If I got 1,000 visits per month to an ebook site through content marketing, I could only count on about 2% joining my email list, and around 9% of those ever buying (3% across three pitch emails). Multiplying those, content marketing would only drive 1.8 sales per month. Clearly some people are finding much more success than that - which of these numbers is off?
I have landing-page content marketing opt-ins that routinely perform from 30 to 40% (http://cl.ly/image/1i3z1K3z1K3b) and one of my clients has a site-wide opt-in converting from 6 to 10% of site visitors.
The key to numbers like that are a strong match between your site traffic's intent and the opt-in offer. As an example, any time I guest on a podcast, my answer to "how can people find out more about you?" is to send them to http://positioningcrashcourse.com (which is not about me at all, but is a premium content resource that serves as the mouth of my funnel). That's the page that converts as well as 40% and normally converts at 30 to 35%.
I call this "getting your own traffic", and it converts at very high numbers relative to paid traffic or even organic search traffic.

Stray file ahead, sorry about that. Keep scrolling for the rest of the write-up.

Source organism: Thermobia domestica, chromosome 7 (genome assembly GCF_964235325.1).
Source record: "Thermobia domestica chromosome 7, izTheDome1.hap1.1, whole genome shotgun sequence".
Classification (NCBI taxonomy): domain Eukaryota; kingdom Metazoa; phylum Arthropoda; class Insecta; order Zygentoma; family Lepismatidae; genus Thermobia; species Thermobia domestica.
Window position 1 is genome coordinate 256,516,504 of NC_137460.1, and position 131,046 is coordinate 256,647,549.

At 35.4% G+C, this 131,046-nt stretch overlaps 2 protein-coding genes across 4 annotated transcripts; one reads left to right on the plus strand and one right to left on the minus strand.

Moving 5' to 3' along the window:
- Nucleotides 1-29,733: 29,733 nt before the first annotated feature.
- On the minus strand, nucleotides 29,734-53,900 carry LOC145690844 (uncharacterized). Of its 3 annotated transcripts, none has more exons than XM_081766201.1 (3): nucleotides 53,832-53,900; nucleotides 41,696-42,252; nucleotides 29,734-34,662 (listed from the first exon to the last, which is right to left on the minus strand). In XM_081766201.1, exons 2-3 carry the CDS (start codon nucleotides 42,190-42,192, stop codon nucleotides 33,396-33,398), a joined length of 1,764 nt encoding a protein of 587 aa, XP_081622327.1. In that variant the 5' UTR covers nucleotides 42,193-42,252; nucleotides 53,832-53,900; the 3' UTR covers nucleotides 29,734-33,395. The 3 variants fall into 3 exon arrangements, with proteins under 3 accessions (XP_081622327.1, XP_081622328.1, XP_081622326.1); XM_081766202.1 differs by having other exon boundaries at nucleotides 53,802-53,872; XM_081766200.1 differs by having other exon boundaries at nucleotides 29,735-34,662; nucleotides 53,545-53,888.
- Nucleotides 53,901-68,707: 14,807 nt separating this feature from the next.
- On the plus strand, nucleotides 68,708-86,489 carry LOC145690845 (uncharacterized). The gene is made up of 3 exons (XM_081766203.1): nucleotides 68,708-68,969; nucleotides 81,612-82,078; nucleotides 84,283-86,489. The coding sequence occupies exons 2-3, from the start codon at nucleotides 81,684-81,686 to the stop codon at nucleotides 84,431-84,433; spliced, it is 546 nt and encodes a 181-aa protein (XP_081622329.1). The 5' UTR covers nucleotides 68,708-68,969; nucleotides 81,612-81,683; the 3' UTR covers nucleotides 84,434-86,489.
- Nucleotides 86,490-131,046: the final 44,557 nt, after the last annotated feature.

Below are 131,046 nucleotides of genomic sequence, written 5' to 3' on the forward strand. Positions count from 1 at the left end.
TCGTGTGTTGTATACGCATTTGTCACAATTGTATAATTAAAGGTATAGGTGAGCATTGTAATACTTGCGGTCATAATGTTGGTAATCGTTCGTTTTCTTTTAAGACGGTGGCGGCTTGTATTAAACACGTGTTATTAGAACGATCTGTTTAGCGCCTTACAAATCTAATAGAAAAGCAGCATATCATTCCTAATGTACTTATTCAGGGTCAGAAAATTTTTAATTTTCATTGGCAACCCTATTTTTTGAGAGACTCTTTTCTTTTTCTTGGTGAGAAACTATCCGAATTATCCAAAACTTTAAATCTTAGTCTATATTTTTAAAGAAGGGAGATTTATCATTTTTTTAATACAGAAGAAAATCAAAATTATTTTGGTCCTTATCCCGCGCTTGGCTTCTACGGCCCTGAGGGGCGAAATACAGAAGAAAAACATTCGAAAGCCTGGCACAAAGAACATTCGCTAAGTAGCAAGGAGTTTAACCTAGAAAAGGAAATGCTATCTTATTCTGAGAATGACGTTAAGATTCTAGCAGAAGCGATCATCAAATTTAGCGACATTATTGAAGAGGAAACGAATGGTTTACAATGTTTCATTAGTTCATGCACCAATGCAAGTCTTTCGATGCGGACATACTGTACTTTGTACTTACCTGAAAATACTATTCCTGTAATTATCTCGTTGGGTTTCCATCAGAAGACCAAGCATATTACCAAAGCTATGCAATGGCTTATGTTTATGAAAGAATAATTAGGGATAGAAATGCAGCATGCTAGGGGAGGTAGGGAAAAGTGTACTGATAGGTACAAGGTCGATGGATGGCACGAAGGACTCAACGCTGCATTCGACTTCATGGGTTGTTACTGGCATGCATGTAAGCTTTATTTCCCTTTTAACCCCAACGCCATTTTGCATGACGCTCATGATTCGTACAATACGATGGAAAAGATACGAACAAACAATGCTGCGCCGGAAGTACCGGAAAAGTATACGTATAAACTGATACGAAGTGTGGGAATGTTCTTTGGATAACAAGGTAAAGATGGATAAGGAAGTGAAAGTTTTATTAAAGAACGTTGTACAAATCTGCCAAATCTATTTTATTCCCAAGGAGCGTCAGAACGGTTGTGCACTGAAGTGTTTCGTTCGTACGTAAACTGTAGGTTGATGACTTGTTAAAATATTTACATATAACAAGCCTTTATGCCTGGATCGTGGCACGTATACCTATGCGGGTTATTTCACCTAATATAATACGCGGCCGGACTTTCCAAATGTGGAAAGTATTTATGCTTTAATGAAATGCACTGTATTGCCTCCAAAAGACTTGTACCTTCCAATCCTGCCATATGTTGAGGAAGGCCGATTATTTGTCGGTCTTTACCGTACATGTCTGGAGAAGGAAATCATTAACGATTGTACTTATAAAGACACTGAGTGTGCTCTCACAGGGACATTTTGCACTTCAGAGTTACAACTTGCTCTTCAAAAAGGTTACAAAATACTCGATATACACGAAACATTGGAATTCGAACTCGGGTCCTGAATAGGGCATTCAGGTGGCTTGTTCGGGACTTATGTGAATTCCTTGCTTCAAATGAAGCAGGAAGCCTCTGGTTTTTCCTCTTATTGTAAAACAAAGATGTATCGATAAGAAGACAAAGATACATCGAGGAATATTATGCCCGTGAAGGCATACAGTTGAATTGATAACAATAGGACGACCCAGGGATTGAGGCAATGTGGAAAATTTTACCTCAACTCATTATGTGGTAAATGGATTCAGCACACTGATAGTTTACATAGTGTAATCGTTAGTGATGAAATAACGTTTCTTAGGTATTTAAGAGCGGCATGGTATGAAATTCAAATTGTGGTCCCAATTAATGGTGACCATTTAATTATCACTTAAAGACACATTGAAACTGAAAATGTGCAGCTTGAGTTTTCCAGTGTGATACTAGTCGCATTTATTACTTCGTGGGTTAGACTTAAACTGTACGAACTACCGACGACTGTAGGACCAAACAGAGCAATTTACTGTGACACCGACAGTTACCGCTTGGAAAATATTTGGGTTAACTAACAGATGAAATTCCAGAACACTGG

So if you approach traffic generation in this way (or another way that sends warmed up, qualified traffic to a landing page), your 2% traffic --> list number is potentially way off.
The other reason why you're seeing so many others talk about content marketing as the holy grail is because it _is_ the holy grail... of building trust and demonstrating expertise.
It is not the best way to drive short-term sales tho.
But if you have a more medium to long term view, content marketing is a great way to attract leads and nurture them towards being ready to buy.
If you're an author (who is by definition sloughing off content all the time), this is a viable strategy because you're in it for the long haul with your audience, and time is on your side (see "Your First 10,000 Copies" for more details). If you're trying to drive e-book sales for minimal cost, it probably is not a great strategy.